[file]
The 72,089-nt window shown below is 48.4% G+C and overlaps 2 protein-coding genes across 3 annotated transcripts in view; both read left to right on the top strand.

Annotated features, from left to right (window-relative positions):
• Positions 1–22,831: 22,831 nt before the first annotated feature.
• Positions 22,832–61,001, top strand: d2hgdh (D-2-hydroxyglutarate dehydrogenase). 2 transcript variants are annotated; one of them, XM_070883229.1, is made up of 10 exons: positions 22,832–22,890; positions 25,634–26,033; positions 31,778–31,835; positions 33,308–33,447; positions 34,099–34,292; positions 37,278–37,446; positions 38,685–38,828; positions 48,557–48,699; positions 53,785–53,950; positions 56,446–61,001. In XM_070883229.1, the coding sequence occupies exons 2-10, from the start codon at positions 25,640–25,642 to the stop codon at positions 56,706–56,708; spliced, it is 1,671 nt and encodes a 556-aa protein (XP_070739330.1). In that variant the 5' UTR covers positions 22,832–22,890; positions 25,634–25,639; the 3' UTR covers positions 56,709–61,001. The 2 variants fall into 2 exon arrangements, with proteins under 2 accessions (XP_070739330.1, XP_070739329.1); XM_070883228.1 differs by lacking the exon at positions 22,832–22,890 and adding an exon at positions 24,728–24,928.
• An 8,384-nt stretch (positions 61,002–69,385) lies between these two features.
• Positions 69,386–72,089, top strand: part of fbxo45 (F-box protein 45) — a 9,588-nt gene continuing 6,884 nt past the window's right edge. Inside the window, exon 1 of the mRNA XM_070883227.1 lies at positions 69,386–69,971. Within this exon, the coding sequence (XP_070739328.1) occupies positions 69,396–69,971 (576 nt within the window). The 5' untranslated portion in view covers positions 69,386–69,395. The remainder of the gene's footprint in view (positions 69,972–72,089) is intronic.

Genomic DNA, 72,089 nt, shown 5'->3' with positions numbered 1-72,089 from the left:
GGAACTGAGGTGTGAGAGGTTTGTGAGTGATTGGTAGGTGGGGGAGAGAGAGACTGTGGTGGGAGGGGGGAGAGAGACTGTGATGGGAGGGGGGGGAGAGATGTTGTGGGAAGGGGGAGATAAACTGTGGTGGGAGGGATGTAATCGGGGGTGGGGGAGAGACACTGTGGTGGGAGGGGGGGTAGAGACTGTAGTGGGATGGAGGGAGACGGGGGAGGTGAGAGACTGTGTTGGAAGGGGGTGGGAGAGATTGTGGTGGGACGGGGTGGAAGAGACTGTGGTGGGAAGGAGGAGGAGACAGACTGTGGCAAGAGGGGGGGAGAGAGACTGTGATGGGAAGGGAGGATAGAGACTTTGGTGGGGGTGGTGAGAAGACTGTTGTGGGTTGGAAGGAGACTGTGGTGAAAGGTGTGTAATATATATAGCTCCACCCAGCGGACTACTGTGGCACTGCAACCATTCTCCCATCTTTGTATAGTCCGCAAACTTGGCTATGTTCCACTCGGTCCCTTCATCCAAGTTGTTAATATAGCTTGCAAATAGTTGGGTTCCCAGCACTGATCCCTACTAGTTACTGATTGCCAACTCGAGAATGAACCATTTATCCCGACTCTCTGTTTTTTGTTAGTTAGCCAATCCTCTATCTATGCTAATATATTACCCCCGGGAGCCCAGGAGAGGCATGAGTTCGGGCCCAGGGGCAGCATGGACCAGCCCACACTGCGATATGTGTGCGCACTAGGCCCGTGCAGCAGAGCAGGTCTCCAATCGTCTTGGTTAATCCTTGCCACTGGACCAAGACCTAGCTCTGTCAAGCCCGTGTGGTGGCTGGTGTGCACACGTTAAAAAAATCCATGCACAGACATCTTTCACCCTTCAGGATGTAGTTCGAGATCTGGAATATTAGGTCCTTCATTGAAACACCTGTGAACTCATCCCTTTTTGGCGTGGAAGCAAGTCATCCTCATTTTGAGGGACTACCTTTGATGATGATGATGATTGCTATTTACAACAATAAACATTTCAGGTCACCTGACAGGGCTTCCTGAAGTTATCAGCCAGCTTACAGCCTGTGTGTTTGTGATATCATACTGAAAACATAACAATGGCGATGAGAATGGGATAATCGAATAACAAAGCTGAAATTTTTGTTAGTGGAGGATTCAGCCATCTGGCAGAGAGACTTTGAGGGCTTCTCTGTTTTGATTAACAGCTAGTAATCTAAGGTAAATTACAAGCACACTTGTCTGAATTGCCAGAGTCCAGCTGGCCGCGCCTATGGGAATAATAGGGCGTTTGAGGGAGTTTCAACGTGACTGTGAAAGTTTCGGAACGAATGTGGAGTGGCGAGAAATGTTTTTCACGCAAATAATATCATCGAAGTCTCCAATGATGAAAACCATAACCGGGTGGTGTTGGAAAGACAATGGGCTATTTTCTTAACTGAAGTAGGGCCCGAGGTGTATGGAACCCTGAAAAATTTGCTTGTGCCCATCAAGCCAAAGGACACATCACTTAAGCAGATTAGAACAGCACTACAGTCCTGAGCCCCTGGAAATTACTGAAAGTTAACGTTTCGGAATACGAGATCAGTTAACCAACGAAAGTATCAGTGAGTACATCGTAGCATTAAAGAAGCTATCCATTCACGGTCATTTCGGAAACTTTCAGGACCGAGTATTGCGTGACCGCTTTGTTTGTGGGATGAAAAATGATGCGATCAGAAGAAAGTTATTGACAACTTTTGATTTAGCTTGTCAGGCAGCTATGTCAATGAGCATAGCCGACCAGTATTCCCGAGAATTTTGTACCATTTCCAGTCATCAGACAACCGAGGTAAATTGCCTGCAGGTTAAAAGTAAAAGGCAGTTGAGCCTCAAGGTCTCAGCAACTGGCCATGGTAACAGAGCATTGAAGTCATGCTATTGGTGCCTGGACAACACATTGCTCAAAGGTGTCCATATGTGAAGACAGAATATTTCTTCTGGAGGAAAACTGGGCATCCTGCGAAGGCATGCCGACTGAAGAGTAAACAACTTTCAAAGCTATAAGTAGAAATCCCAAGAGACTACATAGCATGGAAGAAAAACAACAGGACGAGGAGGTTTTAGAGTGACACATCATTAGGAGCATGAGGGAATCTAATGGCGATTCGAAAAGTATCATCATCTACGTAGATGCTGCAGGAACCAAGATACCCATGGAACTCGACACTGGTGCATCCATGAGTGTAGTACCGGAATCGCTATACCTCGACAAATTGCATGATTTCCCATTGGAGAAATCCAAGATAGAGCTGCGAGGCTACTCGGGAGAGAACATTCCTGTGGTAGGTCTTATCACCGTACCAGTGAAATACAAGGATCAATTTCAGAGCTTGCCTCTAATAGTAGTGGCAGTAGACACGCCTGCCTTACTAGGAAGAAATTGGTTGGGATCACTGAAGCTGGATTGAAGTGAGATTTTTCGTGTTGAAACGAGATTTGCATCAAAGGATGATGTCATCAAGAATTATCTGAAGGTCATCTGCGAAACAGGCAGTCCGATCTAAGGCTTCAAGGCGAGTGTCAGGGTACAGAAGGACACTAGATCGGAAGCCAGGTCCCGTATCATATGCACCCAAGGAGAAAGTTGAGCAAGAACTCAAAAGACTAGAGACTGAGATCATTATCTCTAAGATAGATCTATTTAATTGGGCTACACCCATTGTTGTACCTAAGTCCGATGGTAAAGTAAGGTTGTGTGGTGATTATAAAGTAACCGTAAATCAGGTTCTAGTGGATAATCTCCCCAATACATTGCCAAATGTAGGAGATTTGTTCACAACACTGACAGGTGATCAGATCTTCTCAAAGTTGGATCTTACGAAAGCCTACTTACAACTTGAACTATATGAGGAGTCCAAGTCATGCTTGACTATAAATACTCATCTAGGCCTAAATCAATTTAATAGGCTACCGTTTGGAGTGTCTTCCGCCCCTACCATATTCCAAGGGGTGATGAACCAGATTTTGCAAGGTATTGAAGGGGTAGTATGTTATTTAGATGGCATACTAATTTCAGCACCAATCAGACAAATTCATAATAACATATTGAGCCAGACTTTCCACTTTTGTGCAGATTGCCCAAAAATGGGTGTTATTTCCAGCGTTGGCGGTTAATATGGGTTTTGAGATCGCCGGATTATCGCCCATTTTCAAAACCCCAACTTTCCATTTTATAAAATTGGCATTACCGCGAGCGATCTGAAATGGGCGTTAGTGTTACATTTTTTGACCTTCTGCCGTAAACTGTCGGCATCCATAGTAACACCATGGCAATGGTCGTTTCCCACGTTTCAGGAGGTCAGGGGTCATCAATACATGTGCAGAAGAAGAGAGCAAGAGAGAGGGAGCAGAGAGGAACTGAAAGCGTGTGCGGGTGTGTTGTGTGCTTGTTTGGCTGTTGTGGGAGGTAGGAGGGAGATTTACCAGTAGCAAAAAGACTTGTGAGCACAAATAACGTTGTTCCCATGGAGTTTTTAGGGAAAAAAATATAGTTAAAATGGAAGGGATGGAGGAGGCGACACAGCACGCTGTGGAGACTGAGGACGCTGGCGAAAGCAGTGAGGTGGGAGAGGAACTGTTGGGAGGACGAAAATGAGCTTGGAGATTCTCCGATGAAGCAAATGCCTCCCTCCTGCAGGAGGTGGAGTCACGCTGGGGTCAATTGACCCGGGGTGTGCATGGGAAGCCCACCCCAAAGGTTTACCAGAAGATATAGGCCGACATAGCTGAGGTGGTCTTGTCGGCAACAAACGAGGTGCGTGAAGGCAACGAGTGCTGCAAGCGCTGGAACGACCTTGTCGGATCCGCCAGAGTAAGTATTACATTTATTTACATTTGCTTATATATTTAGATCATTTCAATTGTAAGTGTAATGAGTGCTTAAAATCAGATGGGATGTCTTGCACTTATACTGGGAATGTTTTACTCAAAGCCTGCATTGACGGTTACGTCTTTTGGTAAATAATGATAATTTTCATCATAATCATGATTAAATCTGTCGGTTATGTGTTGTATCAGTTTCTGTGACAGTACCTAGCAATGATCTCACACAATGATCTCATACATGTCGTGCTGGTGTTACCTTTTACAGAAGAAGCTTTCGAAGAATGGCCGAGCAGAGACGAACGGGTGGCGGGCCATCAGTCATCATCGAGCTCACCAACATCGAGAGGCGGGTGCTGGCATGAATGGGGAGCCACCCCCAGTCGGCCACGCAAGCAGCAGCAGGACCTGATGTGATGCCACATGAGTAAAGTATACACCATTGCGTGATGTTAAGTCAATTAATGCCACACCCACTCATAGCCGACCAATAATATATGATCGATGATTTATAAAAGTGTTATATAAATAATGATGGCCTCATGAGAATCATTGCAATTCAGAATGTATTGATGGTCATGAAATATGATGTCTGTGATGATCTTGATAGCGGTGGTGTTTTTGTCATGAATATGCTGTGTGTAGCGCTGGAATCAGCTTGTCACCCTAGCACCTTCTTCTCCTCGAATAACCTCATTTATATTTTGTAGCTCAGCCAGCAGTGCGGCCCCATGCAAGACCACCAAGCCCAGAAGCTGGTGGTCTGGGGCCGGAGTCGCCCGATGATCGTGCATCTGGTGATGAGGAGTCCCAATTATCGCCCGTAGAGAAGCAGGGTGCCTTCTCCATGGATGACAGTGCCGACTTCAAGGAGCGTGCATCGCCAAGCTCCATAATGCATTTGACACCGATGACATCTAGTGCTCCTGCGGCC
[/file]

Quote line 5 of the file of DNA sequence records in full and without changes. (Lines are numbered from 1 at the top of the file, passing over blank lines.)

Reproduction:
• An 8,384-nt stretch (positions 61,002–69,385) lies between these two features.